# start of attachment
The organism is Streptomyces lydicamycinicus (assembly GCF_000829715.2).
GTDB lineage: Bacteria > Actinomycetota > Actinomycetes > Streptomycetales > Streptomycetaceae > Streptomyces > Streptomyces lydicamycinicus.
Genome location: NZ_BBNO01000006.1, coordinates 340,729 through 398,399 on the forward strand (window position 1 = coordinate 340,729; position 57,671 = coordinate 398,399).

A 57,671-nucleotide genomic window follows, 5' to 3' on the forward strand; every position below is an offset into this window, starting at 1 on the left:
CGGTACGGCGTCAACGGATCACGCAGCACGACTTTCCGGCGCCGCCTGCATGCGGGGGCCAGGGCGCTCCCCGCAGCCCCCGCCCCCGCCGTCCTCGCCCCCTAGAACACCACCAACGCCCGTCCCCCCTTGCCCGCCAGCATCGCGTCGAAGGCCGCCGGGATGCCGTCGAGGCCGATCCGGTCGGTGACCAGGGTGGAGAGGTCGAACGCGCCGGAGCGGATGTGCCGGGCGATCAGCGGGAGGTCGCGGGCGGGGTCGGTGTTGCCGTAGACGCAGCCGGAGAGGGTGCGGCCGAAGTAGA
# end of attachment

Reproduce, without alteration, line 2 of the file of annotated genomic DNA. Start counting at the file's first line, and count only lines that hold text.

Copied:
GTDB lineage: Bacteria > Actinomycetota > Actinomycetes > Streptomycetales > Streptomycetaceae > Streptomyces > Streptomyces lydicamycinicus.